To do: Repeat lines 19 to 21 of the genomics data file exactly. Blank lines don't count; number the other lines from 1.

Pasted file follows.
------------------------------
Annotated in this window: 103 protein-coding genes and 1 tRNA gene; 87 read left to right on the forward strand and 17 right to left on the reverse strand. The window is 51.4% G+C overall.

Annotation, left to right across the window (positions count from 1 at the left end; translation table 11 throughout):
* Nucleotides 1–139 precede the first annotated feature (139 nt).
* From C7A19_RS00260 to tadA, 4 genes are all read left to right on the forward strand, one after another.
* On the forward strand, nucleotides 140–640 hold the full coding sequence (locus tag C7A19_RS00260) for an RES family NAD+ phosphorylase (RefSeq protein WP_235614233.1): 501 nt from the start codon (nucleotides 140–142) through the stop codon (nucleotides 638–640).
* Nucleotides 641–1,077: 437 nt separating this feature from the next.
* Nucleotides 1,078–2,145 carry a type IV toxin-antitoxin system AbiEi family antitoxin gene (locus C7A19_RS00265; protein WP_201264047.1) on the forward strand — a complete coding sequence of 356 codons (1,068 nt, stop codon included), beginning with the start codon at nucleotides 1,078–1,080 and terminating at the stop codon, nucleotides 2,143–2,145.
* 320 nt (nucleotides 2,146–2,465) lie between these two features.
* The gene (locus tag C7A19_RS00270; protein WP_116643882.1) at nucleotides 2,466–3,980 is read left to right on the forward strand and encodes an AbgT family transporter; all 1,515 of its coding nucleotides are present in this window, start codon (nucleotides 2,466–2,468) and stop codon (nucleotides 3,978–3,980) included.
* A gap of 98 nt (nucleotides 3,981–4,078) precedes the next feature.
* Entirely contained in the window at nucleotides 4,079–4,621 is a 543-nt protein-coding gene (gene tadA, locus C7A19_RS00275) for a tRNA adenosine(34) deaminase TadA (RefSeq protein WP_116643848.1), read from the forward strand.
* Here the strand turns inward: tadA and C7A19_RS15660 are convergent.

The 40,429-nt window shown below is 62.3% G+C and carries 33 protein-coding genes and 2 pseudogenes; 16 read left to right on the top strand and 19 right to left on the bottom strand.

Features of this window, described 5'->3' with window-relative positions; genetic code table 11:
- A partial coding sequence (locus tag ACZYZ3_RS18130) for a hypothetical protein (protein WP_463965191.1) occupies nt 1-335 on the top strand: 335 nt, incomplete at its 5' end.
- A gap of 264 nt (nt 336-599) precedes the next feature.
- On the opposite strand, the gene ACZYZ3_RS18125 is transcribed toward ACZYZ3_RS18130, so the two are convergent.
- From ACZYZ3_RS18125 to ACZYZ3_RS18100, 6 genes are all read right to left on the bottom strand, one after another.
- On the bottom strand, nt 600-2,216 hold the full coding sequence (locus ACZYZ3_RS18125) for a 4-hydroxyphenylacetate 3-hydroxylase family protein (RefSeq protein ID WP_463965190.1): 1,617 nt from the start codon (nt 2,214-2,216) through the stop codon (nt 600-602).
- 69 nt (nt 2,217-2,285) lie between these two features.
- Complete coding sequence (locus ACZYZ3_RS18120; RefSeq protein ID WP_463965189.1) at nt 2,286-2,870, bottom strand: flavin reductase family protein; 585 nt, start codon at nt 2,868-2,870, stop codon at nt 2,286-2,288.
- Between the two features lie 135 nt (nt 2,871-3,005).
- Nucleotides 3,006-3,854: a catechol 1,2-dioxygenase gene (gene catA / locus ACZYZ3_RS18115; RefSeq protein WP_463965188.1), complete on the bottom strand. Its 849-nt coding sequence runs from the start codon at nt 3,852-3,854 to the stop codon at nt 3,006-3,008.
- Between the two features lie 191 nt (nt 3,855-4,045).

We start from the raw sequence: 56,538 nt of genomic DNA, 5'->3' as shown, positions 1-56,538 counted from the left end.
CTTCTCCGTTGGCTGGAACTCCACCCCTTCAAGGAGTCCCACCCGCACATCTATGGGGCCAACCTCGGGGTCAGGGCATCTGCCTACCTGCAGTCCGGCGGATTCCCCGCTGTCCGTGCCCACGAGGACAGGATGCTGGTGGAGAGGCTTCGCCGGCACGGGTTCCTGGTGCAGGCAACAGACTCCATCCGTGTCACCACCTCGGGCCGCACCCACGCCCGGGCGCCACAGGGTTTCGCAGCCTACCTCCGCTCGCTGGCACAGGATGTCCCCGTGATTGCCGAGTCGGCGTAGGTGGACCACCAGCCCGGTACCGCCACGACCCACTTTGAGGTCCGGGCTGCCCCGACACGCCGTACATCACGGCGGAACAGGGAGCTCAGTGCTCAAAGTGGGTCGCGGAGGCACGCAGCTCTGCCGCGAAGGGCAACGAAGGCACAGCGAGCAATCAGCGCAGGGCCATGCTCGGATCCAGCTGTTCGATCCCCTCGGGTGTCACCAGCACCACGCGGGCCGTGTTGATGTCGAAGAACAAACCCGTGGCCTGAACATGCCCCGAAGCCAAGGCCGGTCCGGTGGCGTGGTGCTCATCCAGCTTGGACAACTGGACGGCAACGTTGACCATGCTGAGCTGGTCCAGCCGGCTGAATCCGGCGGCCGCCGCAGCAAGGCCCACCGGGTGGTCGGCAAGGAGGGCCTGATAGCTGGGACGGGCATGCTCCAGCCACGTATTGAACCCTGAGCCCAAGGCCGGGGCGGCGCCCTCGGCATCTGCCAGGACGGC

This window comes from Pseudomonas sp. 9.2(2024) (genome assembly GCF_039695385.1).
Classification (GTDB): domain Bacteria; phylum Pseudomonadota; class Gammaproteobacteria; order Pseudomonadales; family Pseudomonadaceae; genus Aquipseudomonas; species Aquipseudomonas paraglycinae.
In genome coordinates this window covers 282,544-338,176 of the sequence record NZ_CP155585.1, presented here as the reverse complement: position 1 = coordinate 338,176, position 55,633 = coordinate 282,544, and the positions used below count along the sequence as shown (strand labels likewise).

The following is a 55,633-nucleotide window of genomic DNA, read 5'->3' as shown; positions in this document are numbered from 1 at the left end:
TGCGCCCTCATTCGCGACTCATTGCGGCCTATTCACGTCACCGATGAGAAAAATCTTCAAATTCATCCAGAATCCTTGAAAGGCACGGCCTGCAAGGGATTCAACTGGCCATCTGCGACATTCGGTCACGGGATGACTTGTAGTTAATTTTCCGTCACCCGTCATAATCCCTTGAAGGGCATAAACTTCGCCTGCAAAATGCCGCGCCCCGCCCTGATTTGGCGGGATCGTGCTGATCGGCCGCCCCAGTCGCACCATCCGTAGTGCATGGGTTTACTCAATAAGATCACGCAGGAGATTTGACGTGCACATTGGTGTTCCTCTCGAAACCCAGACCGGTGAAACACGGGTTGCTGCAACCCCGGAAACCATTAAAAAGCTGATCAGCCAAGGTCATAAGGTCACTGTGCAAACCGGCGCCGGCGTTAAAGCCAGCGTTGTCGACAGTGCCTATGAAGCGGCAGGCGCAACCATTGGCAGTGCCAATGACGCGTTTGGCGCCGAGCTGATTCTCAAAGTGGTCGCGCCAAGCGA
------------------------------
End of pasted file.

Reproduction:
- On the bottom strand, nt 600-2,216 hold the full coding sequence (locus ACZYZ3_RS18125) for a 4-hydroxyphenylacetate 3-hydroxylase family protein (RefSeq protein ID WP_463965190.1): 1,617 nt from the start codon (nt 2,214-2,216) through the stop codon (nt 600-602).
- 69 nt (nt 2,217-2,285) lie between these two features.
- Complete coding sequence (locus ACZYZ3_RS18120; RefSeq protein ID WP_463965189.1) at nt 2,286-2,870, bottom strand: flavin reductase family protein; 585 nt, start codon at nt 2,868-2,870, stop codon at nt 2,286-2,288.